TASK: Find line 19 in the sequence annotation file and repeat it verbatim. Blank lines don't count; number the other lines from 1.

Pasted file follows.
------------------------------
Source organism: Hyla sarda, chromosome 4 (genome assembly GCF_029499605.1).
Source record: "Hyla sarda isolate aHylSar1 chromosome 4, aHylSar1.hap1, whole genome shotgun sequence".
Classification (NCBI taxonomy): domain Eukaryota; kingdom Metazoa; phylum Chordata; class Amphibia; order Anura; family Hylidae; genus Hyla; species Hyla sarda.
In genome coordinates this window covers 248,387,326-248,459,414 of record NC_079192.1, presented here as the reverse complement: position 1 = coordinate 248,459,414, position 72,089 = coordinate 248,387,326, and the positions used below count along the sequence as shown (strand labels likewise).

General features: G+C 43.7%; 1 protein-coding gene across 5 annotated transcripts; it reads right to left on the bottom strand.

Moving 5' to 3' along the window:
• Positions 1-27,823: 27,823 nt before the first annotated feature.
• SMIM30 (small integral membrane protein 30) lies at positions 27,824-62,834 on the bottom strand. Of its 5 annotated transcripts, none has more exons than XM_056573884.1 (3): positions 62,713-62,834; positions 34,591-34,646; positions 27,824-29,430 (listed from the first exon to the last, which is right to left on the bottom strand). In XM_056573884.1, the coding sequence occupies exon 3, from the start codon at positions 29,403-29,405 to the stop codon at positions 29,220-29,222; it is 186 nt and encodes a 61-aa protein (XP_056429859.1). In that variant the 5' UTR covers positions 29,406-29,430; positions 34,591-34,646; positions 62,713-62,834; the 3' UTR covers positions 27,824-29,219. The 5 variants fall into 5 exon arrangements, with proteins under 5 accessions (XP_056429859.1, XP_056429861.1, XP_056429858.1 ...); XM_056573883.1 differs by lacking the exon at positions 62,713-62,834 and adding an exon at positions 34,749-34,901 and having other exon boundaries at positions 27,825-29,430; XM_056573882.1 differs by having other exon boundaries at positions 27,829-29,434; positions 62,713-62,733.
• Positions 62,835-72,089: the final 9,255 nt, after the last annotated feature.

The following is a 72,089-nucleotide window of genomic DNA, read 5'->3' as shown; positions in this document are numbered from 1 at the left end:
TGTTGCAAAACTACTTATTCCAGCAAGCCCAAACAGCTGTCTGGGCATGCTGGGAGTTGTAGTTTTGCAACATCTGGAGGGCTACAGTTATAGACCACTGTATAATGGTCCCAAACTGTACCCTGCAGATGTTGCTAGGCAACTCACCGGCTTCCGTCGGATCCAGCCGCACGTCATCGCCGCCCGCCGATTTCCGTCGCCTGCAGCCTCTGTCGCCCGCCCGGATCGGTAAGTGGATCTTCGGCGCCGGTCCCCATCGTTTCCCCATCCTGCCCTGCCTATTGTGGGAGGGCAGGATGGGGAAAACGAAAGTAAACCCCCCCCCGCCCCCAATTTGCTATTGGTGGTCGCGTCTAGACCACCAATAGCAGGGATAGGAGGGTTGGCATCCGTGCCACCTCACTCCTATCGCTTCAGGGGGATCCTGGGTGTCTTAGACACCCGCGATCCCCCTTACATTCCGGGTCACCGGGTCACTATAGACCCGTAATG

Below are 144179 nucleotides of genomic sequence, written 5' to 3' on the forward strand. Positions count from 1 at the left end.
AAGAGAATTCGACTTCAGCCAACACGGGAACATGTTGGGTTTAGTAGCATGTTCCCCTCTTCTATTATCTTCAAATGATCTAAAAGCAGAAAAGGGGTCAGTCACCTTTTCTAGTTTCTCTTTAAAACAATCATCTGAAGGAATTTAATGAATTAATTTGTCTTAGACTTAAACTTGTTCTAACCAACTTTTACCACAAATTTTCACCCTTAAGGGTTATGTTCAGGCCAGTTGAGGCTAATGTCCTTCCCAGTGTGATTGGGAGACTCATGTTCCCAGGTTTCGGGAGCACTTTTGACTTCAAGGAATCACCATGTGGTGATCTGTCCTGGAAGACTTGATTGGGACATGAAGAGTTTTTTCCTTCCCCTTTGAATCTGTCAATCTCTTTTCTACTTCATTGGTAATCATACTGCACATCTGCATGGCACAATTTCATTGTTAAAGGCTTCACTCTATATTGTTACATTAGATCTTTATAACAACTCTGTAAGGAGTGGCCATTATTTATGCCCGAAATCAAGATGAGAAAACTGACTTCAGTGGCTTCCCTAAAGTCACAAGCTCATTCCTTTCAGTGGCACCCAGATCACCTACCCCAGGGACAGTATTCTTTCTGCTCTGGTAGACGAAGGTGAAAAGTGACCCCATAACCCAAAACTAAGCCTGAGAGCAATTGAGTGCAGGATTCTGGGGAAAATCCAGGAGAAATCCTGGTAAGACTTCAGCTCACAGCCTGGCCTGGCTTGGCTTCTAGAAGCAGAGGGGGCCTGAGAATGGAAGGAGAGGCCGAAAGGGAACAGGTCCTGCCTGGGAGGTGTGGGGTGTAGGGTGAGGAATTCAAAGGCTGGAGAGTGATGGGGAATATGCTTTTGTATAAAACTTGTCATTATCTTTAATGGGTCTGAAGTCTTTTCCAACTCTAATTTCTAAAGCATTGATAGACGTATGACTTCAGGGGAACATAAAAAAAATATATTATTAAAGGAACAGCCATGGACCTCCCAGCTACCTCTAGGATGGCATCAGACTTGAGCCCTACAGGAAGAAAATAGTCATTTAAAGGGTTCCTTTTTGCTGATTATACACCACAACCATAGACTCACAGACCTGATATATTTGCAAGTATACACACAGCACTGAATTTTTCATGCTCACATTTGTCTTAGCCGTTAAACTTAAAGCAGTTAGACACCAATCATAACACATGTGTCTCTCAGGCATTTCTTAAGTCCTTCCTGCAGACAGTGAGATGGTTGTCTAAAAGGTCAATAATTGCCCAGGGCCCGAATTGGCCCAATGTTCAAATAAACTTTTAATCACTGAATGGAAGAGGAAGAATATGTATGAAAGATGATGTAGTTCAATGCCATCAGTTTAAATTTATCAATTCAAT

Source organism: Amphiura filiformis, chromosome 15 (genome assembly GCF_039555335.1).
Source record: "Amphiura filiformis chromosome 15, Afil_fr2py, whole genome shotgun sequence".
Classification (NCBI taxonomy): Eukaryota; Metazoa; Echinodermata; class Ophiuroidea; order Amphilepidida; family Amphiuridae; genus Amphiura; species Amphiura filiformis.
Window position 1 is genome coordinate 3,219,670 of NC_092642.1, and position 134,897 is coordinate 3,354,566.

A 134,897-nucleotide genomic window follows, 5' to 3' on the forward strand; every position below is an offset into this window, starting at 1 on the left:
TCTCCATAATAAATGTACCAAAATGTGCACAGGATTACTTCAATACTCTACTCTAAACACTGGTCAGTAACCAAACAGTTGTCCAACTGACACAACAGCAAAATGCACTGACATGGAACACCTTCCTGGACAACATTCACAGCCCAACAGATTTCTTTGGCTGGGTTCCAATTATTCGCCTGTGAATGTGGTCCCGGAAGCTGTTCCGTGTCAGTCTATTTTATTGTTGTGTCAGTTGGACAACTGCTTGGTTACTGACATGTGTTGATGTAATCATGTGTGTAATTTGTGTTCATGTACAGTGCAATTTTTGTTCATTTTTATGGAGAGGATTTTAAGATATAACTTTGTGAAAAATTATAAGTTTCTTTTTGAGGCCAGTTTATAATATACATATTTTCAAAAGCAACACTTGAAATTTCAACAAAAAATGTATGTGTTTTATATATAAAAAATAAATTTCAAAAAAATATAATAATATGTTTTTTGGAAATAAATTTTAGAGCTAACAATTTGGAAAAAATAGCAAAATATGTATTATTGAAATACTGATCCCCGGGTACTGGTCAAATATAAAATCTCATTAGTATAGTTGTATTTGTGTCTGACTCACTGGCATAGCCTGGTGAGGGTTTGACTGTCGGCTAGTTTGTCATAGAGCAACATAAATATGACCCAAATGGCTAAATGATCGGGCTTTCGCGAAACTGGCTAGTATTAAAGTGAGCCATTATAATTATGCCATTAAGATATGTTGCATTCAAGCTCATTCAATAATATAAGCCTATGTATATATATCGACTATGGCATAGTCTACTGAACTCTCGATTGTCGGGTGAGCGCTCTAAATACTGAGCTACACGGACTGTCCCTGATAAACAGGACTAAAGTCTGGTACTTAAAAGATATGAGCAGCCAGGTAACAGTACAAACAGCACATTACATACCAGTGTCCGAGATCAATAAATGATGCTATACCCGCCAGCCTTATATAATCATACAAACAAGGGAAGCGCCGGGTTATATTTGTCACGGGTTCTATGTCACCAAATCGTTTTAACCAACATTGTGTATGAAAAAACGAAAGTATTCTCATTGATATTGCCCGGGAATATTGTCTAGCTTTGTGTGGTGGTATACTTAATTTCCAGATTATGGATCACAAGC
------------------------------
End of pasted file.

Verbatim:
TCTCCATAATAAATGTACCAAAATGTGCACAGGATTACTTCAATACTCTACTCTAAACACTGGTCAGTAACCAAACAGTTGTCCAACTGACACAACAGCAAAATGCACTGACATGGAACACCTTCCTGGACAACATTCACAGCCCAACAGATTTCTTTGGCTGGGTTCCAATTATTCGCCTGTGAATGTGGTCCCGGAAGCTGTTCCGTGTCAGTCTATTTTATTGTTGTGTCAGTTGGACAACTGCTTGGTTACTGACATGTGTTGATGTAATCATGTGTGTAATTTGTGTTCATGTACAGTGCAATTTTTGTTCATTTTTATGGAGAGGATTTTAAGATATAACTTTGTGAAAAATTATAAGTTTCTTTTTGAGGCCAGTTTATAATATACATATTTTCAAAAGCAACACTTGAAATTTCAACAAAAAATGTATGTGTTTTATATATAAAAAATAAATTTCAAAAAAATATAATAATATGTTTTTTGGAAATAAATTTTAGAGCTAACAATTTGGAAAAAATAGCAAAATATGTATTATTGAAATACTGATCCCCGGGTACTGGTCAAATATAAAATCTCATTAGTATAGTTGTATTTGTGTCTGACTCACTGGCATAGCCTGGTGAGGGTTTGACTGTCGGCTAGTTTGTCATAGAGCAACATAAATATGACCCAAATGGCTAAATGATCGGGCTTTCGCGAAACTGGCTAGTATTAAAGTGAGCCATTATAATTATGCCATTAAGATATGTTGCATTCAAGCTCATTCAATAATATAAGCCTATGTATATATATCGACTATGGCATAGTCTACTGAACTCTCGATTGTCGGGTGAGCGCTCTAAATACTGAGCTACACGGACTGTCCCTGATAAACAGGACTAAAGTCTGGTACTTAAAAGATATGAGCAGCCAGGTAACAGTACAAACAGCACATTACATACCAGTGTCCGAGATCAATAAATGATGCTATACCCGCCAGCCTTATATAATCATACAAACAAGGGAAGCGCCGGGTTATATTTGTCACGGGTTCTATGTCACCAAATCGTTTTAACCAACATTGTGTATGAAAAAACGAAAGTATTCTCATTGATATTGCCCGGGAATATTGTCTAGCTTTGTGTGGTGGTATACTTAATTTCCAGATTATGGATCACAAGC